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“who obey his voice*.” From the whole tenour of Scripture, and from internal evidence taken from the prophecy t, this character and description is that of our Lord, and can belong to none but him. He is now represented to be in imminent danger from the jaws of the dragon ; who, having to contend only with a helpless woman, and her new-born infant, seems assured of success. And thus did it appear to “the rulers of the darkness of this world,” when they seized and crucified the Lord of Life. But then, as here represented, he “ was caught up to God and “ to his throne.” He was raised from the grave, and ascended into heaven, for this very purpose, “to sit upon his throne, at the right hand of God I.”

Ver. 6. And the woman fled into the wilderness; &c.] By referring to Isa. xli. 19, 20; Ezek. xix. 30. xx. 35-39 ; Hos. ii. 14; it will appear, that the word wilderness denotes a place, bare of sustenance, where food, miraculously given, is necessary for the support of life; but where such miraculous support, united with the correction which is the effect of a desolate and perilous situation, produces admirable fruits of religious improvement. Religion abode with the Israelites, in their tents in the wilderness, during forty years of miraculous preservation. She fled again to the wilderness with the prophet Elijal, was there miraculously supported, and thence was restored to the land from which she had been driven §. Thus the Church of Christ, (for after the birth of the promised seed, the woman is become such,) persecuted by the devil and his agents, flees for refuge to obscure retreats ; and is there miraculously preserved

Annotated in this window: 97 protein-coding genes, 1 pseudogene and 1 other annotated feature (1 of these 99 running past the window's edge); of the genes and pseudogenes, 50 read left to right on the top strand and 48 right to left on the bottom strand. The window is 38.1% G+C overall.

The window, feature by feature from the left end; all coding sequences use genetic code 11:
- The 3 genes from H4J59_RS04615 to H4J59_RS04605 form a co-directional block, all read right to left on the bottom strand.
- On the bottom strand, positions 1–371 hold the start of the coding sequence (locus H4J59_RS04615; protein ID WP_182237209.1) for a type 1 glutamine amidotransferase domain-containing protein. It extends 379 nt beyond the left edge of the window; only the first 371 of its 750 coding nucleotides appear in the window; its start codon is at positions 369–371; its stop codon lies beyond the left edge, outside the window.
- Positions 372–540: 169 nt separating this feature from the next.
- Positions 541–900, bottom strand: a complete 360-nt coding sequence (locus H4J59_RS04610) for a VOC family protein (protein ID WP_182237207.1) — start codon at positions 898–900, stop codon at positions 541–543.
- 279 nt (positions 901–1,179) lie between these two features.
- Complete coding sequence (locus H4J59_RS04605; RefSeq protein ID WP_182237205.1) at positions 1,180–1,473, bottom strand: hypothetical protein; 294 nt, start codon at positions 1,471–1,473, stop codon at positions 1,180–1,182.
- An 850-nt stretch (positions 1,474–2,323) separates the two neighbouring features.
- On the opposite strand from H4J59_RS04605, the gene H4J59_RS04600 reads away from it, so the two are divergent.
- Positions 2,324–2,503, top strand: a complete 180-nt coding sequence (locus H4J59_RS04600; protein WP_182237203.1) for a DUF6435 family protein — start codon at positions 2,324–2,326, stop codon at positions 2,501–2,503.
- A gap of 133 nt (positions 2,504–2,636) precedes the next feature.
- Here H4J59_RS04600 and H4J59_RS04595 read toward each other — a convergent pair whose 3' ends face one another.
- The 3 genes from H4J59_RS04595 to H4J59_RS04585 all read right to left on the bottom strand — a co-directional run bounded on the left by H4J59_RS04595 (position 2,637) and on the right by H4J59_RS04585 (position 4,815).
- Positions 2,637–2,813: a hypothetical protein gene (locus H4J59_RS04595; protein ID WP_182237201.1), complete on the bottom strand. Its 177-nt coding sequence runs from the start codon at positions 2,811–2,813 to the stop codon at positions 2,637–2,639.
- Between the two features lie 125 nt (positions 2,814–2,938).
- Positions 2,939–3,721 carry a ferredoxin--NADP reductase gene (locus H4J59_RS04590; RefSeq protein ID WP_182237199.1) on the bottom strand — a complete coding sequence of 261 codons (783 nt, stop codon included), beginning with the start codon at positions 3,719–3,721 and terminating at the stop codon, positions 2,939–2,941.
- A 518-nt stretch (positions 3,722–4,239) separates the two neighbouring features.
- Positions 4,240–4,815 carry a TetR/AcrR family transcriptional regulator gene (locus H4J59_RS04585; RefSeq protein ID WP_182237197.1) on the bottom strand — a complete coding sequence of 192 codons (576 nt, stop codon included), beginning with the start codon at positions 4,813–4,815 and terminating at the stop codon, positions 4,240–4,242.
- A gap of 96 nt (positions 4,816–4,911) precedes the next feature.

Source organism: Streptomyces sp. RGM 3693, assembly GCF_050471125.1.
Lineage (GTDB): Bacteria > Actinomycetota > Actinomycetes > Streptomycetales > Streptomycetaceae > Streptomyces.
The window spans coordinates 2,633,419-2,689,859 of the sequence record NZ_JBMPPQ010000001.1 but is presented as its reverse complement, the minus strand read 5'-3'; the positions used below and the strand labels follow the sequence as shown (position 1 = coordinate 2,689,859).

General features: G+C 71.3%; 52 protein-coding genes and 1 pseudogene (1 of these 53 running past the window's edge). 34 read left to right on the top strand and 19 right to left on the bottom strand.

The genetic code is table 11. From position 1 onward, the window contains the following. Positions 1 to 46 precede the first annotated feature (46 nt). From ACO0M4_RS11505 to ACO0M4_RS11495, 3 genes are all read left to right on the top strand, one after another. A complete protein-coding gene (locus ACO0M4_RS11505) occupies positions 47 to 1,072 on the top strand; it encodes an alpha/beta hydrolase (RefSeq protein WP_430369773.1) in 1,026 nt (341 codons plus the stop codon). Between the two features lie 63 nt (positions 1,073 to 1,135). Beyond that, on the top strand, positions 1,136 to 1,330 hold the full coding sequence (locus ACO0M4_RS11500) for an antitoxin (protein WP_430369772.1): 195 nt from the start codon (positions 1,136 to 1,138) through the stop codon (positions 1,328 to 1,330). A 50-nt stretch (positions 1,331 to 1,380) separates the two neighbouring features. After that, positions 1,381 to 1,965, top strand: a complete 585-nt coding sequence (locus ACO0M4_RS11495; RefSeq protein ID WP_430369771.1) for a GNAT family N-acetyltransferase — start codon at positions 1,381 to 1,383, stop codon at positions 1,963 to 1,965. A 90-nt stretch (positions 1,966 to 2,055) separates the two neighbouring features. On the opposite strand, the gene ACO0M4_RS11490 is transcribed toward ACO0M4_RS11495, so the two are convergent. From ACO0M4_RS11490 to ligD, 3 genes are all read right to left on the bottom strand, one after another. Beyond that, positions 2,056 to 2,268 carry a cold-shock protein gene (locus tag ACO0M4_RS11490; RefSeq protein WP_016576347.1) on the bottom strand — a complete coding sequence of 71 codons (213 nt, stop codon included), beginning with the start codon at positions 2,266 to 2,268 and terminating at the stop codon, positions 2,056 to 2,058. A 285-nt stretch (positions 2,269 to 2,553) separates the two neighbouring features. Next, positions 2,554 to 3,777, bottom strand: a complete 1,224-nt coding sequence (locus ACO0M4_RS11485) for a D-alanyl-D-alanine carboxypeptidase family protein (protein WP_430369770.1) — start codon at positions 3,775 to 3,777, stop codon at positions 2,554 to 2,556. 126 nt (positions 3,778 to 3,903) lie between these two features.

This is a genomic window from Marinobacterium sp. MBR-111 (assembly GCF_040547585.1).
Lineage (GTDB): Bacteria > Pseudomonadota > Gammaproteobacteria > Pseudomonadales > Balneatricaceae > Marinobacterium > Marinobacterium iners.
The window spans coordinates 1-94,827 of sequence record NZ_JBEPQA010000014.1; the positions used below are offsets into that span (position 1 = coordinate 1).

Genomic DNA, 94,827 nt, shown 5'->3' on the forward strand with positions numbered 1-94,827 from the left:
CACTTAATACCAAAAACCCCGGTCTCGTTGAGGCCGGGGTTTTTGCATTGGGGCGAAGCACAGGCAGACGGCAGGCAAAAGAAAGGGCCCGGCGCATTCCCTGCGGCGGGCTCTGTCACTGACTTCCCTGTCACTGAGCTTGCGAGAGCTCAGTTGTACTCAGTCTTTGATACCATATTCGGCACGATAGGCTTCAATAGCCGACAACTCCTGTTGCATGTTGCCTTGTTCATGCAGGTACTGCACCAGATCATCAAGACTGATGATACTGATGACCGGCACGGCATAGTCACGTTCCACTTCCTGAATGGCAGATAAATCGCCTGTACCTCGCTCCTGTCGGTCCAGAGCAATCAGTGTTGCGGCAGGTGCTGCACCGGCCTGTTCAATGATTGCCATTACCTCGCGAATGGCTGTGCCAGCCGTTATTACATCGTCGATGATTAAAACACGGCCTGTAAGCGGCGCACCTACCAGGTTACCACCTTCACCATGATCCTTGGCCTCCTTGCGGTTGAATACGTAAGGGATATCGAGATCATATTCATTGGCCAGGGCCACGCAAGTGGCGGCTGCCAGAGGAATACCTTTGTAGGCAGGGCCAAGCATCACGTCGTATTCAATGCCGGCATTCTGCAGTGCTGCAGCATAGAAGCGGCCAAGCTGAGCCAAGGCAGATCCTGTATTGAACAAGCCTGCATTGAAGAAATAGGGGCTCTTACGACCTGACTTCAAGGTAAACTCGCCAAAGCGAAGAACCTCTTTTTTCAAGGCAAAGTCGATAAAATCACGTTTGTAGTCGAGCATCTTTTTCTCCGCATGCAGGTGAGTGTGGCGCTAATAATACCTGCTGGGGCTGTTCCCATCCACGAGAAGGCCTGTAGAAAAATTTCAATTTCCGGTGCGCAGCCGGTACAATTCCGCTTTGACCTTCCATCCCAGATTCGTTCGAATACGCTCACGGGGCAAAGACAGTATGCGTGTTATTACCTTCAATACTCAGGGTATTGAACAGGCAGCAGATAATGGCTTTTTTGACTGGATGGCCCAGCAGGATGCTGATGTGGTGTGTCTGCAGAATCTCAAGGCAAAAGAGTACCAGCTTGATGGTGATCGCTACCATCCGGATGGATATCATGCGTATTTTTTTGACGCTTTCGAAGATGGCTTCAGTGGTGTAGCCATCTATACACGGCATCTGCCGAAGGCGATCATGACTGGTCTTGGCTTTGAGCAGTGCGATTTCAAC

* Jobin x, 3. 14. 16.

Acts ii. 30. Heb, viii. I.

# Ch. ii. 27 ; vii, 17 ; xix. 15.
§ 1 Kings xvii. xviii.

* during during the time appointed,—1260 years; which accords exactly with the period of the witnesses, who, in mournful garbs, execute their prophetic office: but of this accordance more will be said elsewhere *. It is sufficient in this place to observe, that by different shocks under the preceding Trumpets, in which Satan is the prime agent, pure Religion had been almost driven out of the world. And during the same centuries, in which she has been seen desolate with the Witnesses t, she had existence only in some retired situations, where with difficulty she kept herself from annihilation, or, to speak more appositely, was miraculously preserved.

Ver. 7. And there was war in heaven.] This passage, beginning with verse 7, and ending with verse 14, should be read (as it appears to me) in parenthesis. Reasons will be produced in commenting on the 14th